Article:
Create hanging indents in MS Word or in your blog


Hang your indents in MS Word

A hanging indent is a paragraph style in which the first line is not indented, and all the rest are. It’s called a hanging indent because all the lines appear to be suspended beneath the first line. Writers working in academics, working with APA (American Psychological Association) and other structured applications often need to use hanging indents, and since most writing submissions are made in MS (Microsoft) Word, learning a quick, efficient way to hang and indent in MS Word is helpful. We’ll also look at how to hang and indent in a blog.

Here’s an example of a hanging indent:

This is what Maryan Pelland says about Internet writing —

Bad and inaccurate information from websites isn’t new. The Internet can be a fabulous tool, but it should not be the sole source of information for any factual writing from blogs, to research for fiction, to magazine or newspaper articles. Anyone can create a website and fill it with text. There’s never a guarantee that information online is accurate or current. That’s why writers and journalists should not rely on the Internet.

2. Highlight what you want indented — in this case, everything below the first line. Then go to the Format menu in older version of Word or the Page Layout tab in newer versions and choose Paragraph.

3. Locate the drop down menu called Special, open the drop down and choose Hanging. Click the ubiquitous OK and you’re done.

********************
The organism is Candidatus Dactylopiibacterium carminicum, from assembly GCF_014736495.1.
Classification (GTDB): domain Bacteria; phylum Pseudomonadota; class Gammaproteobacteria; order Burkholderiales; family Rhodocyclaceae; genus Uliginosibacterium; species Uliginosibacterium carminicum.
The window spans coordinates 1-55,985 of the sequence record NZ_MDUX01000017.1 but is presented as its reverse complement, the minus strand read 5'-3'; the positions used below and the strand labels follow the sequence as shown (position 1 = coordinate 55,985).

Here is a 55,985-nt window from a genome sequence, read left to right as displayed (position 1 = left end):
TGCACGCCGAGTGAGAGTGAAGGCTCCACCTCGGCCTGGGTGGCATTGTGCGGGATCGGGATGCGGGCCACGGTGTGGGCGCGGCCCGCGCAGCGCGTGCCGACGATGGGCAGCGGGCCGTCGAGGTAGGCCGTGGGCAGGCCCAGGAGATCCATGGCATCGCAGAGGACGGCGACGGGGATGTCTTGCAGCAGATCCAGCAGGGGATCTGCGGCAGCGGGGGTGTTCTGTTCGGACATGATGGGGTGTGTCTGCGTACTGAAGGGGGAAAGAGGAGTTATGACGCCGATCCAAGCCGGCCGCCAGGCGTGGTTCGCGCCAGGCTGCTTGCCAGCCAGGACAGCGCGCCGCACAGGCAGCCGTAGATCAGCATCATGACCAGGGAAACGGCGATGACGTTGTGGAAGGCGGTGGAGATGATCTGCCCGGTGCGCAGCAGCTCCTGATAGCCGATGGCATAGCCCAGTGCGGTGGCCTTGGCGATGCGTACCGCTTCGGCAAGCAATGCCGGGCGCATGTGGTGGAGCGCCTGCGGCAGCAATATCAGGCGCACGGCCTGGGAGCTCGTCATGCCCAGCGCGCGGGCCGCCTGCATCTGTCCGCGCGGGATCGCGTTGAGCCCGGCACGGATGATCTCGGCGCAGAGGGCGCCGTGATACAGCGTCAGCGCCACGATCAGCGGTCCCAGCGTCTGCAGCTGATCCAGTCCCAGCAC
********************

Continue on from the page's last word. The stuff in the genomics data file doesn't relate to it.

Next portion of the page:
Hanging indents in blogs and other text applications


  1. Type your first line of content – the line that will set to the left, unindented. Hit Enter to go to the next line and type the rest of your paragraph.
  2. Highlight everything that is to be indented, then go to the tool bar in your text editor and find the option that looks like a small arrow with one dark line above it and several dark lines to its right. Hover over the option, and it should say indent. Click that option. Done.

Practice creating hanging indents in your document, electronic and print versions. They are useful for block quotations, for citing sources, or for setting off text that should stand out as special. I recently completed a 75-page editing project in which the author had used tabs and space bars to format his entire document. Re-engineering his booklet to print well was frustrating and time consuming. We billed him for the time. He was happy and we liked the paycheck. However, if you submit a manuscript to a traditional print publisher and it’s formatted in a non-standard way, the manuscript will likely fine its way to the slush pile.

Want a bonus trick for MS Word? If you need to use an em dash — that thing I just typed that looks like a long hyphen — hold down the alt key (PCs only, I’m no MAC expert) and type 0151 on your number key pad. It’s magic! Works in WordPress as well.


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